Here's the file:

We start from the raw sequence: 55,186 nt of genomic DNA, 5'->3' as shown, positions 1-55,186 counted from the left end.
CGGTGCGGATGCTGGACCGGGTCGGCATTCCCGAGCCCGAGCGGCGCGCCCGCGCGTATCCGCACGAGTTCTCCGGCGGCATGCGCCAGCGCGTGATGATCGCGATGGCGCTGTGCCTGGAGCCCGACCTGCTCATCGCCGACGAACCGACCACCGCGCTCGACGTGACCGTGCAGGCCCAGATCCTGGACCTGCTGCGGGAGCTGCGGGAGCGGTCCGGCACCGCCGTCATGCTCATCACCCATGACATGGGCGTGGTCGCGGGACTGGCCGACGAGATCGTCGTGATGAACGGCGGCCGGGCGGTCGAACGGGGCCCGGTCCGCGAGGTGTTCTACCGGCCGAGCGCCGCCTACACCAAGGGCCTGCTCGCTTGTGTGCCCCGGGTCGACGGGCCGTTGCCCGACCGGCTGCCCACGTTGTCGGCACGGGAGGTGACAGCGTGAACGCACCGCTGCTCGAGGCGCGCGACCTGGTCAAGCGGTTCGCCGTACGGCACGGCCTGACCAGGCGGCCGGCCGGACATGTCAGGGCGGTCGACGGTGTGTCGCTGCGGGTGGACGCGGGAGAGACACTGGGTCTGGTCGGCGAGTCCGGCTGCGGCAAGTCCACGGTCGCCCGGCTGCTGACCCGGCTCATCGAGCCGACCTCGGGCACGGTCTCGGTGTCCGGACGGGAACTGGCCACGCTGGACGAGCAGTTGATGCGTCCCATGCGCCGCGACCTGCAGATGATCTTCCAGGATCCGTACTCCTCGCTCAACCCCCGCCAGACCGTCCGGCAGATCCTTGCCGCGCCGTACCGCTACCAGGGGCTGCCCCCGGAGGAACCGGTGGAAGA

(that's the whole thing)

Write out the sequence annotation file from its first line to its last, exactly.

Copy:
We start from the raw sequence: 55,186 nt of genomic DNA, 5'->3' as shown, positions 1-55,186 counted from the left end.
CGGTGCGGATGCTGGACCGGGTCGGCATTCCCGAGCCCGAGCGGCGCGCCCGCGCGTATCCGCACGAGTTCTCCGGCGGCATGCGCCAGCGCGTGATGATCGCGATGGCGCTGTGCCTGGAGCCCGACCTGCTCATCGCCGACGAACCGACCACCGCGCTCGACGTGACCGTGCAGGCCCAGATCCTGGACCTGCTGCGGGAGCTGCGGGAGCGGTCCGGCACCGCCGTCATGCTCATCACCCATGACATGGGCGTGGTCGCGGGACTGGCCGACGAGATCGTCGTGATGAACGGCGGCCGGGCGGTCGAACGGGGCCCGGTCCGCGAGGTGTTCTACCGGCCGAGCGCCGCCTACACCAAGGGCCTGCTCGCTTGTGTGCCCCGGGTCGACGGGCCGTTGCCCGACCGGCTGCCCACGTTGTCGGCACGGGAGGTGACAGCGTGAACGCACCGCTGCTCGAGGCGCGCGACCTGGTCAAGCGGTTCGCCGTACGGCACGGCCTGACCAGGCGGCCGGCCGGACATGTCAGGGCGGTCGACGGTGTGTCGCTGCGGGTGGACGCGGGAGAGACACTGGGTCTGGTCGGCGAGTCCGGCTGCGGCAAGTCCACGGTCGCCCGGCTGCTGACCCGGCTCATCGAGCCGACCTCGGGCACGGTCTCGGTGTCCGGACGGGAACTGGCCACGCTGGACGAGCAGTTGATGCGTCCCATGCGCCGCGACCTGCAGATGATCTTCCAGGATCCGTACTCCTCGCTCAACCCCCGCCAGACCGTCCGGCAGATCCTTGCCGCGCCGTACCGCTACCAGGGGCTGCCCCCGGAGGAACCGGTGGAAGA